In Matthew A. Pequignot v. Solo Cup Company, No. 07-CV-0897 (Fed. Cir. June 10, 2010), Solo Cup Company (Solo) manufactures various dinnerware and beverage items, including a plastic drink cup lid which was issued two patents in 1976. While the patent was active, the company mass-produced the plastic lids from molds in the shape of the lids, which included the patent number.
Once the patents expired, the company continued to produce the lids from the molds with the patent numbers still ingrained. Appellant, Matthew A. Pequignot (Pequignot) then brought suit against Solo under U.S.C. § 292 alleging that Solo had falsely marked its products with the expired patent numbers, knowing those patents had expired, for the purpose of deceiving the public.
At trial level, the court granted summary judgment of no liability or the false marking. Pequignot v. Solo Cup Co., 646 F. Supp. 2d 790, 795-800 (E.D. Va. 2009) It also tried to define the definition of “offense” according to “false marking” statute of 35 U.S.C. 292. The statute, in relevant part state:
Whoever marks upon… in connection with any unpatented article, the word “patent” or any word or number importing that the same is patented, for the purpose of deceiving the public. 35 U.S.C. 292 (Emphasis added).
The Appellate court looked at three issues. First, did Solo add patent numbers to an “unpatented article?” The court found that an expired patent is now considered “unpatented,” because the item, whether before the patent is filed or after it expires, is now part of the public domain. Thus, the court found that the plastic lids were falsely marked.
A more difficult question was whether Solo kept the expired number on the lid for the purpose of deceiving the public. Prior to suit, Solo was aware that the numbers on the lids were expired, but had decided (with advice from outside legal counsel) that it would be financially unfeasible, yet legally permissible under 292 to remove the numbers off the metal lids until the molds wore out, afterwards which they would replace with new molds without the numbers. Also around that time, Solo decided (again, on the advice of outside legal counsel) to include on its packaging the following language: “This product may be covered by one or more U.S. or foreign pending or issued patents. For details, contact http://www.solocup.com.” In particular, Pequignot believed that this statement added after the numbers had expired was indicative of deceptive intent by Solo.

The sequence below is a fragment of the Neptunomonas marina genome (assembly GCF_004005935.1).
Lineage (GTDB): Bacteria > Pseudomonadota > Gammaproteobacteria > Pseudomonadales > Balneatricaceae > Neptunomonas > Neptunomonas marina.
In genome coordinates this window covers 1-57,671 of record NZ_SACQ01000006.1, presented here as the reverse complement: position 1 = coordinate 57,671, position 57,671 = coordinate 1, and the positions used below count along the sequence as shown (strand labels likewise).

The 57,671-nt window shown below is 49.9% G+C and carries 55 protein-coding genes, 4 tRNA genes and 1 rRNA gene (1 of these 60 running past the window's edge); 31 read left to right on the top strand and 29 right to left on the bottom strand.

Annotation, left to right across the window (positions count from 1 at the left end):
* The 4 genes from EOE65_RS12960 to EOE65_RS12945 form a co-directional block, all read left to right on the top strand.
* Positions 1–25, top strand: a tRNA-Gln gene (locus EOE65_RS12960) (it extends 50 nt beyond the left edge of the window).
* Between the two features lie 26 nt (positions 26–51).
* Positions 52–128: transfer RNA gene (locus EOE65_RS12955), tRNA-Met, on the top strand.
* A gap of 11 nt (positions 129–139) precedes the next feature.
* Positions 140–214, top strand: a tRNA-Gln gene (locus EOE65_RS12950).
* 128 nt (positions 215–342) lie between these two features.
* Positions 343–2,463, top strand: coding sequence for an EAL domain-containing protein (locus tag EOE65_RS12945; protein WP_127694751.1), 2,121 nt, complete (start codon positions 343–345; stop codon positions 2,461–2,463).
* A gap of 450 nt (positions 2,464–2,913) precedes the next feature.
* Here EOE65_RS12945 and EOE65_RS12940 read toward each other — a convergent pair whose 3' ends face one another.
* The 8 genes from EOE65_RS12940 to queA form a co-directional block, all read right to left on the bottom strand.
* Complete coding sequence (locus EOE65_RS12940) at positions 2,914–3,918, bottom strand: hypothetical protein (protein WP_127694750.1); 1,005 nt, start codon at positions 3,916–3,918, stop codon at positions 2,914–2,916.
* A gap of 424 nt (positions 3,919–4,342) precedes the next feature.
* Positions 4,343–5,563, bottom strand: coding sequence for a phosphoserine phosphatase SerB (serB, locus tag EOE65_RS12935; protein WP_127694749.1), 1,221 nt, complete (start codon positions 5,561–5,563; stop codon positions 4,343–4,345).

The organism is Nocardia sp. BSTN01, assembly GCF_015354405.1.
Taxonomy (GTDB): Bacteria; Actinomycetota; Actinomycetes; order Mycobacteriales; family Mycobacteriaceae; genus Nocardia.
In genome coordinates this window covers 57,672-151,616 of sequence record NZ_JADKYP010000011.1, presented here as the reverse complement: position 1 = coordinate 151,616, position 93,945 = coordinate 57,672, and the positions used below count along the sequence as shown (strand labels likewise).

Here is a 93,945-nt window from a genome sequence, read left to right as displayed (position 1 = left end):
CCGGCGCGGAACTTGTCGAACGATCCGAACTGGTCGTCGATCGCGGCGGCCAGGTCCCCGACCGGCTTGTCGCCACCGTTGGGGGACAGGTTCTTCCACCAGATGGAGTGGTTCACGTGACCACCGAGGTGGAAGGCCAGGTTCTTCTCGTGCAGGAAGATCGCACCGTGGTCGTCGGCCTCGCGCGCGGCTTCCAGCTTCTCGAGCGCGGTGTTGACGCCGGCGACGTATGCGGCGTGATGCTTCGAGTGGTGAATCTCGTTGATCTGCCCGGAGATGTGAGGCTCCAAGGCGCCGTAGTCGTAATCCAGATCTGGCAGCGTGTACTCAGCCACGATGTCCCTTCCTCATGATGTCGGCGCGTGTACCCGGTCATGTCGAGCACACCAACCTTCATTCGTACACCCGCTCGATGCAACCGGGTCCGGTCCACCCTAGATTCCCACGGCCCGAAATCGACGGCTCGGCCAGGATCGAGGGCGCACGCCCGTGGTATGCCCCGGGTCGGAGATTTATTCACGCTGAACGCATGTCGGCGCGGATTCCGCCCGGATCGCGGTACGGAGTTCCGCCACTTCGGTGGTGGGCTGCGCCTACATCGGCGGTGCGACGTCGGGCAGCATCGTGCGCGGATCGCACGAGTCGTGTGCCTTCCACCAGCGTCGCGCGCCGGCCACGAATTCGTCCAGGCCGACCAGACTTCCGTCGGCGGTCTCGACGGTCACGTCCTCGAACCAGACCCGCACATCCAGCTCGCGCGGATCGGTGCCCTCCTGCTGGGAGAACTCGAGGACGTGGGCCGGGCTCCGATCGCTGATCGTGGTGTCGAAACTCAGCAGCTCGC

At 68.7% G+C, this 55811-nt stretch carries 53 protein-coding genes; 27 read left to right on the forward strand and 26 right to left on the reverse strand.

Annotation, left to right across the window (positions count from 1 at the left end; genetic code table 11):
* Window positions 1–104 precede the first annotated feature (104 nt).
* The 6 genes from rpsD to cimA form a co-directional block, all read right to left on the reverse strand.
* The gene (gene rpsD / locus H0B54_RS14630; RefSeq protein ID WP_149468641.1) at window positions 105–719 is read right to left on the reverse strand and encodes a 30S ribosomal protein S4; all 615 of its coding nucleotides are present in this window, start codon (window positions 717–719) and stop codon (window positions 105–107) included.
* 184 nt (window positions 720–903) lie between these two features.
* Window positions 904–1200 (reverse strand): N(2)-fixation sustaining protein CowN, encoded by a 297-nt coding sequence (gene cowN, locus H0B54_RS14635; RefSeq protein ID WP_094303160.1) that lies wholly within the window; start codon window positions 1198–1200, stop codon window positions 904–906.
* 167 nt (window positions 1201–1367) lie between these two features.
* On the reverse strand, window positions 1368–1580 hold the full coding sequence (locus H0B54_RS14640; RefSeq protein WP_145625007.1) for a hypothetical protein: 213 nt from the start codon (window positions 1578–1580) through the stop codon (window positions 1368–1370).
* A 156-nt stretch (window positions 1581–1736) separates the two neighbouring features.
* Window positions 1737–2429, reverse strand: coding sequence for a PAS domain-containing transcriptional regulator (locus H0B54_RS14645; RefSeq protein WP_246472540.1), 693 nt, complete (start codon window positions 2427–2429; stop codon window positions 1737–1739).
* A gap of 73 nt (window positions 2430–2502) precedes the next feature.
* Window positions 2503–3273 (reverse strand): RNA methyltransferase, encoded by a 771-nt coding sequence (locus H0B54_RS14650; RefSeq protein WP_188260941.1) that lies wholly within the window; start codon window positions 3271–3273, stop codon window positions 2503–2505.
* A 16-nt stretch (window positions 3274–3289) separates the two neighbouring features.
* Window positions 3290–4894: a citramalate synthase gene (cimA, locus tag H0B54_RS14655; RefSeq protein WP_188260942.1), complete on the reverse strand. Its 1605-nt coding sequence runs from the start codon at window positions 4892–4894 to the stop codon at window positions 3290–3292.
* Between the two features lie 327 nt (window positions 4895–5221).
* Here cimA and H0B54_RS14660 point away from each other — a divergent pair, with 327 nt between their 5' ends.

The court noted that the bar for proving deceptive intent is very high here, because false marketing statue is a criminal one, despite having a civil penalty. The court reasoned that having mere knowledge that the marking was false would not be sufficient to prove intent if Solo could prove that it did not consciously desire the result that the public be deceived. From the facts stated above, the appellate court agreed with Solo that it successfully rebutted any presumption of deceptive intent.
The court believed that Solo made a good faith effort in getting specific advice from counsel, and that its true intent in not replacing the molds was to reduce costs and business disruption. This belief was reinforced by Solo’s action of replacing worn out molds with unmarked molds. With regards to the language on the packaging, the court explained that the language was completely true. The contents of some of the package were covered by patents, and the contents of some of the packaging were not covered. Thus, the court highly doubted the statement could be made for the purpose of deceiving the public.
Because Pequignot raised no genuine issue of material fact as to deceptive purpose, the court affirmed the lower court’s decision of summary judgment.
Finally, the court vacated the district court’s definition of “offense” under 292. The court reasoned that although it was likely that Solo committed some violations, defining “offense” was a moot point since Solo had no intent to deceive the public.
Significance to Patent Owners
As noted below in greater detail in the Feature Comment, false patent marking lawsuits have been attracting a great deal of notice from the patent community. One of the charges leveled against these suits is that the qui tam relator jurisdiction is improper as there is no true case or controversy necessary for Article III jurisdiction. However, as is evident from Pequignot, the better defense is to attack the intent to deceive prong of test for finding false marking in violation of 35 U.S.C. §292.